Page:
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Native American Heritage: Marine Debris in Alaska

NOAA Ocean Podcast: Episode 11

It's time for a NOAA Ocean Podcast "Science Moment," where we sample the best segments from our past full-length podcasts. November is Native American Heritage Month. In celebration, our latest podcast highlights NOAA efforts in partnership with native communities in Alaska to restore and protect precious ocean resources. In this episode, we learn just how challenging the issue of marine debris can be in the vast wilderness of Alaska, how the NOAA Marine Debris program is working to solve this problem, and how the key to beating this issue is in the innovation and ingenuity of the community working to address it.

derelict vessel in Alaska

Marine debris comes in all shapes and sizes. This vessel, the F/V Ocean Clipper went aground on Alaska's St. Paul Island in the late 1980s. St. Paul Island is part of the Pribilof Islands, and is home to many native Aleut, Eskimo and Indian populations.


HOST: It's time for a NOAA Ocean Science Moment! I'm Megan Forbes.  November is Native American Heritage Month, and in celebration of our Native American partners, we are highlighting the work NOAA has done in partnership with native communities in Alaska to restore and protect precious ocean resources.  The State of Alaska is rich in cultural heritage, with five distinct geographic regions shaping its traditional life…and more than 20 languages telling the stories and songs of Alaska Native people. A large part of their story involves the ocean, its protection and its resources. NOAA’s Marine Debris Program recently teamed up with the Sitka Sound Science Center and three remote communities to clean up marine debris on local shorelines in the Bering Sea region of Alaska.  Cleanup crews for this project come entirely from the native communities and use local expertise in debris "hotspots," as well as the best techniques to remove the debris. The project is one of many in the Alaskan region aimed at preserving its natural beauty and bounty for years to come.

Now listen back on my conversation with Peter Murphy, the Marine Debris Program Regional Coordinator for Alaska, as he describes what it is like to work in this region:

Peter Murphy:  The state of Alaska is a big place, it's vast. It has more shorelines than the rest of the United States combined, and even on a mile for mile basis, Alaska has some of the heaviest debris concentrations or densities we see. So that's a big part of the issue—you have a lot of shoreline, but also it can be very dirty shoreline. Alaska is also remote—people think of Alaska they think of a place that is wilderness, it's rugged; that's true and additionally that means that some of these places where debris tends to pile up or aggregate, we call them "catcher beaches", these can be really far from roads, landfills, the logistics or the infrastructure that you normally need to actually get people there and to remove that debris."

One of the most notable "catcher beaches" in Alaska is a place called Gore Point. It sticks out almost like a hook into the Gulf of Alaska current. Every year a lot of debris piles up there. As a matter of fact, in 2007-2008 there was a cleanup effort that removed over 20 tons from less than a mile of shoreline. That's a lot of debris in a very small area. Part of the reason that a lot of the debris shows up there is that they are high energy beaches—they have big waves, big storms, big winds, so you also have the challenge of getting safely on to the beach and getting safely off as well. Those are the types of things that make it more complicated to work in Alaska.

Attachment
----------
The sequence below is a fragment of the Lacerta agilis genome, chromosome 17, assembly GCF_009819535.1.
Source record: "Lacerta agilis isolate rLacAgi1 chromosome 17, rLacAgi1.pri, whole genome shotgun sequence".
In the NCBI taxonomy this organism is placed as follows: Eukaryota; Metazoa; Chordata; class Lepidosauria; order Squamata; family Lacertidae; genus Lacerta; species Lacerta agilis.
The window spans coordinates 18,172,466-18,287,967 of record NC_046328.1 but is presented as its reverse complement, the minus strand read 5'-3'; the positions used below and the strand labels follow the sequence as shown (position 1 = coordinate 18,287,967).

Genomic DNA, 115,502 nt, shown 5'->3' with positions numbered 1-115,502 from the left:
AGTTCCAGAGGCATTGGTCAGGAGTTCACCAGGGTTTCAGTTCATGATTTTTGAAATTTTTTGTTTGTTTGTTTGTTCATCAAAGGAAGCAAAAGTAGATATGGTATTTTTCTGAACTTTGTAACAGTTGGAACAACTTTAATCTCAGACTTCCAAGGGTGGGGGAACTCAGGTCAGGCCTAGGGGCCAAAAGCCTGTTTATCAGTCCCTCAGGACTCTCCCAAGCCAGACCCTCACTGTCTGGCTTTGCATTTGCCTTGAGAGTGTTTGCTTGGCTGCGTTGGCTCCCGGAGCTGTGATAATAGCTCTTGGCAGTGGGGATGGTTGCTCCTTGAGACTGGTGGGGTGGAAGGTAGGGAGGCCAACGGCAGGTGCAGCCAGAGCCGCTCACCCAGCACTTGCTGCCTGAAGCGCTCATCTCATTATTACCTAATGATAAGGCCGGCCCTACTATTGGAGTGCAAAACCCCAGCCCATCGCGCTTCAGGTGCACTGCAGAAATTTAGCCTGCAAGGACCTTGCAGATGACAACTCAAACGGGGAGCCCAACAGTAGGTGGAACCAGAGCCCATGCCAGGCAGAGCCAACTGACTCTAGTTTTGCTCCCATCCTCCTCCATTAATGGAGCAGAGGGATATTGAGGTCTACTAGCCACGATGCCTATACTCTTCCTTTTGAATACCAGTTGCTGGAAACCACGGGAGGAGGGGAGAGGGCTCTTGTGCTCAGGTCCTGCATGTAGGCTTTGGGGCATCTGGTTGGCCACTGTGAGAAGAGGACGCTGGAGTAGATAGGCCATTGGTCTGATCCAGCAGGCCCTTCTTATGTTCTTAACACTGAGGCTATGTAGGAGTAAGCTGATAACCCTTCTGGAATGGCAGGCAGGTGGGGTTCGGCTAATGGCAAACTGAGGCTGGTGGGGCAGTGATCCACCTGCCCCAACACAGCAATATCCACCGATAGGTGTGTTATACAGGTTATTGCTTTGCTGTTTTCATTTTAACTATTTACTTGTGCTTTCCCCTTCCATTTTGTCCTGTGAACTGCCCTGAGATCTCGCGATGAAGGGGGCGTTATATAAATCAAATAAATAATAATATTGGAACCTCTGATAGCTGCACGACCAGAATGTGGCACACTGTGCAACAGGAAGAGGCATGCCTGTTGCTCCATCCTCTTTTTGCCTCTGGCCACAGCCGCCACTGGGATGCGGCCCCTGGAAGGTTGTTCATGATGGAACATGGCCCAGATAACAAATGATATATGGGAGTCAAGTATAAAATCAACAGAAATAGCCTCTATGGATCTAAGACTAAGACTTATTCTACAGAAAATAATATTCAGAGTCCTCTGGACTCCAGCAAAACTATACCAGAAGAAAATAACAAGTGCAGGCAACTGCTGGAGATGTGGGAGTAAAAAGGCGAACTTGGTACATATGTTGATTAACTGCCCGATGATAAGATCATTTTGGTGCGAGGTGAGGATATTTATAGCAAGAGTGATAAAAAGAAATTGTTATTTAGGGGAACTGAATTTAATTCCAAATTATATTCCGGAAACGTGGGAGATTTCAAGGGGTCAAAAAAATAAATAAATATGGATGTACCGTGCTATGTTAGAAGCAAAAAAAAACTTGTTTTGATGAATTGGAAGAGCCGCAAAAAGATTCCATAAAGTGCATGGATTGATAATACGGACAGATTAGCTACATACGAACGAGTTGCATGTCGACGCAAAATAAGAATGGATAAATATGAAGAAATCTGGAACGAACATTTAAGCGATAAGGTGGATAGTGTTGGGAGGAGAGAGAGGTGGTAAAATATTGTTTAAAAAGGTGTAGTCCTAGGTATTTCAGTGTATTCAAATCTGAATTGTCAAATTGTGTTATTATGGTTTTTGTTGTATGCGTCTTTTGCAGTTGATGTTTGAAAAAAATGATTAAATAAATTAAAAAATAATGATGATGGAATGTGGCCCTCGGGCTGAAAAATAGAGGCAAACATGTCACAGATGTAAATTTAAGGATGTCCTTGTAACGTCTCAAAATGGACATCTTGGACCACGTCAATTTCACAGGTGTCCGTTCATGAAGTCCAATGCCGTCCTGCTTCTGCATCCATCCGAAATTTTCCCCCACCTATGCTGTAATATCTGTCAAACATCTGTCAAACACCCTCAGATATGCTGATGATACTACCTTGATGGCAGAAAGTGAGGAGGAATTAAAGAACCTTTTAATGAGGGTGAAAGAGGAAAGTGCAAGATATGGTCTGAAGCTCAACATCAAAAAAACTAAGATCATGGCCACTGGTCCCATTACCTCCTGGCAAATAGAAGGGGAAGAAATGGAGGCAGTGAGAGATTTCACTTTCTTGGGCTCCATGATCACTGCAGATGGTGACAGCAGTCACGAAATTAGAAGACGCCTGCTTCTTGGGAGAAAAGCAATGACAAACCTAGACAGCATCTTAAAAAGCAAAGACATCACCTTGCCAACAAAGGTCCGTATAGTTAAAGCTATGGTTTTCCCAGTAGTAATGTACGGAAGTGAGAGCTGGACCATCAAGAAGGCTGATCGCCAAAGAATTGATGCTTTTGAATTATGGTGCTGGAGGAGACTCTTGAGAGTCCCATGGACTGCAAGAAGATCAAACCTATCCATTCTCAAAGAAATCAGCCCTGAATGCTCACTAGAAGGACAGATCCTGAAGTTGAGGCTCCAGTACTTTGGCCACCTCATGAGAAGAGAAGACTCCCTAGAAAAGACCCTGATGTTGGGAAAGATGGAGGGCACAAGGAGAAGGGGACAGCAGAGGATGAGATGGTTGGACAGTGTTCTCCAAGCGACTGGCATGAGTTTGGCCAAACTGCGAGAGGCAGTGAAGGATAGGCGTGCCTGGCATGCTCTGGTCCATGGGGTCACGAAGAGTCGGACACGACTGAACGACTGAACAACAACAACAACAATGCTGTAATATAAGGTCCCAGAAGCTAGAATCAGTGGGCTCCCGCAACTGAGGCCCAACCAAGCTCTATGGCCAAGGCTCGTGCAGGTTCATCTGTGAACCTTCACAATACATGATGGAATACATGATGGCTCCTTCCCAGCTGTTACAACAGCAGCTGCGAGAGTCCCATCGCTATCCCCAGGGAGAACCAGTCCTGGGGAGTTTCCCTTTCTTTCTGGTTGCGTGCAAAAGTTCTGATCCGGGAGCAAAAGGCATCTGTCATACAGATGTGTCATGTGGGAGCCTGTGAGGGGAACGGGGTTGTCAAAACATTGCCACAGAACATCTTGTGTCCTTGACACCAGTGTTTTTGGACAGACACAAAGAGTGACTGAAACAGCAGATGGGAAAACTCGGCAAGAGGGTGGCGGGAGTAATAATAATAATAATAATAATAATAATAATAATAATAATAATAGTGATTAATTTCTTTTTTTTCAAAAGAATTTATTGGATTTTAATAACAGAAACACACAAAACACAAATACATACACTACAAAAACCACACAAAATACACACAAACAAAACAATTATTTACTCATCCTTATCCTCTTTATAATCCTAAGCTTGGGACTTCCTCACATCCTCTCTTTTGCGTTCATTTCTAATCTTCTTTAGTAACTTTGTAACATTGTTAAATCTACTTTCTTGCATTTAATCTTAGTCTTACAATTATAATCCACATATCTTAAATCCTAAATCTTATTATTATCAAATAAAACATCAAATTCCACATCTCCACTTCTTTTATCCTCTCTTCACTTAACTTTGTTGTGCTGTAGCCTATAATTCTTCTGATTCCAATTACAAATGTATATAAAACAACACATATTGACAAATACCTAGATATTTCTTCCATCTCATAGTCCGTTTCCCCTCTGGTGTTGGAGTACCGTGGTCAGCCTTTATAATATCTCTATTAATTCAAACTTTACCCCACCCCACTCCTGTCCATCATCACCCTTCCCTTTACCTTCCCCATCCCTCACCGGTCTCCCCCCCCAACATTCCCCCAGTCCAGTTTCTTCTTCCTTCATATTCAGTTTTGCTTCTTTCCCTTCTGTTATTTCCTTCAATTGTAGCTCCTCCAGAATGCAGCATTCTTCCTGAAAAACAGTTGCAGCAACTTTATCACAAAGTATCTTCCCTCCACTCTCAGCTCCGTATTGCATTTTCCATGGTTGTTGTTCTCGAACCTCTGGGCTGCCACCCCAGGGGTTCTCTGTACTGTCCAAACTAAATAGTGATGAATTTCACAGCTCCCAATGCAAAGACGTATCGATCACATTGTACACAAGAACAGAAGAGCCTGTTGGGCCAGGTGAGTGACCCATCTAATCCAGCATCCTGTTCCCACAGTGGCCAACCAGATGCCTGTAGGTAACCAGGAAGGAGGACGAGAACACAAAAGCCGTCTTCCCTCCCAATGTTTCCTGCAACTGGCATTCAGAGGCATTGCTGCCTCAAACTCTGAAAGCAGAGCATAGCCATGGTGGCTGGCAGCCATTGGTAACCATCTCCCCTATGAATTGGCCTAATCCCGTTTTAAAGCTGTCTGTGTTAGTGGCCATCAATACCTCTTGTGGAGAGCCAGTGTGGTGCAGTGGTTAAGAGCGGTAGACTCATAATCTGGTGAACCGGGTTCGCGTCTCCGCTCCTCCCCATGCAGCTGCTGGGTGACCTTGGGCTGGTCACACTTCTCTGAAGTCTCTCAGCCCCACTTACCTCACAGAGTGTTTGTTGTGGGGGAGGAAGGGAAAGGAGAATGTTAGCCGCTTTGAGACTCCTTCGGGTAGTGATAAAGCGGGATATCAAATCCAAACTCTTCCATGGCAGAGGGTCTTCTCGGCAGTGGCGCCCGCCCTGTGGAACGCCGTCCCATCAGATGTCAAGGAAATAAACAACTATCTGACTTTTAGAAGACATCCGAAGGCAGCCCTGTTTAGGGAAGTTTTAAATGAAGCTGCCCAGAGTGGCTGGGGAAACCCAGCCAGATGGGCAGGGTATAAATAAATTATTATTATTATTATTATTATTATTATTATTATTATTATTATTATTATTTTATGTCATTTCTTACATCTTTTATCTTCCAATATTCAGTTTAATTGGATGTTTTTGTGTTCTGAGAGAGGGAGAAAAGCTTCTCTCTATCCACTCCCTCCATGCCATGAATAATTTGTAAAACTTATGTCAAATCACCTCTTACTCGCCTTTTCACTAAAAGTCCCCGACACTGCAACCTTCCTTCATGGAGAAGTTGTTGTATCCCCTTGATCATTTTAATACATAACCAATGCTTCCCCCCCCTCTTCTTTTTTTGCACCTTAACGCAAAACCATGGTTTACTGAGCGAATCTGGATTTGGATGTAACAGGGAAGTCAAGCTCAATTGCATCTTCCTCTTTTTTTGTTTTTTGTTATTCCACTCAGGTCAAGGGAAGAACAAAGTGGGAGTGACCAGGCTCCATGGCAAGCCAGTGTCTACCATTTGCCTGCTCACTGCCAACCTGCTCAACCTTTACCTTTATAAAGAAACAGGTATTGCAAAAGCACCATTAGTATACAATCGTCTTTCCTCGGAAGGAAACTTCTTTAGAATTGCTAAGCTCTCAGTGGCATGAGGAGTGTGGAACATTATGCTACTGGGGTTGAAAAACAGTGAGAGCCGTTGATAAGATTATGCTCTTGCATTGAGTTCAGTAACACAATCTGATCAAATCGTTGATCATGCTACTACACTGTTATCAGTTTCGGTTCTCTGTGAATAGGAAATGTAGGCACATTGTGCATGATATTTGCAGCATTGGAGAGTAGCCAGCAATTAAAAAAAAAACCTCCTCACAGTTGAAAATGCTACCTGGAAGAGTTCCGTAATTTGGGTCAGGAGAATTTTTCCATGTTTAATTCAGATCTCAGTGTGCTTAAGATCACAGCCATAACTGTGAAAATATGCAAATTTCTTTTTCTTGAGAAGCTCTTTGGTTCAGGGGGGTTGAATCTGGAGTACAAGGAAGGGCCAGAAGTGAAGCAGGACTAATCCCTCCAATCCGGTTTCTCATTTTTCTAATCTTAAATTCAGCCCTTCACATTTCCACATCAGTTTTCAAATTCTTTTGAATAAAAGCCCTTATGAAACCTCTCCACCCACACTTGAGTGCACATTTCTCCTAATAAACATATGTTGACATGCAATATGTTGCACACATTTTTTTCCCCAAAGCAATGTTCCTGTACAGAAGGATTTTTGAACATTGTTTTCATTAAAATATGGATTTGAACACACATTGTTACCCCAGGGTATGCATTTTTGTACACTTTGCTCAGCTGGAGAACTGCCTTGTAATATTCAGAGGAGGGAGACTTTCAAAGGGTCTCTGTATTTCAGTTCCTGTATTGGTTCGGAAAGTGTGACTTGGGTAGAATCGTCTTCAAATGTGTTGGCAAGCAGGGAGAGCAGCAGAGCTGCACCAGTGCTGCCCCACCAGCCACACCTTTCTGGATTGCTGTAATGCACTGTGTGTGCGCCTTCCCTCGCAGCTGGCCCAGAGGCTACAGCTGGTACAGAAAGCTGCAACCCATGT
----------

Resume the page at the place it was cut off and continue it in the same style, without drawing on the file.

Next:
HOST: With so much of Alaska’s shoreline being difficult to access, and the problem of marine debris in our waters continuing, I asked Peter what he was hoping to attain with the Marine Debris Program efforts in this region.

Peter Murphy: The issue of marine debris is a diverse and challenging problem, but it’s also an intuitive one.  It’s diverse and challenging in the sense that it’s everything from these very large pieces of debris, like vessels or huge fishing nets floating out in the ocean, all the way down to things like microplastics – whether those are pre-production pellets, or the little bits of plastic in face wash – these tiny bits of plastic.  Even though [marine debris] is all these different things, it is an intuitive problem.  People understand it.  There’s garbage in the ocean, and that’s bad.  That also means it’s a solvable problem!  People can understand it and can see that there are ways that they can change behaviors to prevent it.

The big goal for Alaska, and for marine debris as an issue in general, is really to understand and address the impacts. So for Regional Coordinators like me, that means supporting the community in Alaska, in the region, and finding ways to use what we have to better understand how much debris there is, what impacts it's having and finding the best ways to stop those impacts. Often the best place to stop marine debris from happening is on land…changing behaviors to stop the flow of debris into the oceans, where it can be difficult and expensive to remove—especially in places like Alaska where things are so remote. I'm part of an active and innovative marine debris community in Alaska and nationwide, and that's something that NOAA is proud to be a part of and supporting.

HOST: We hope you’ve enjoyed this Ocean Science Moment! If you liked this podcast and want to hear more search for The NOAA Ocean Podcast in your catcher of choice, or visit oceanservice.noaa.gov. Until next time…thanks for listening!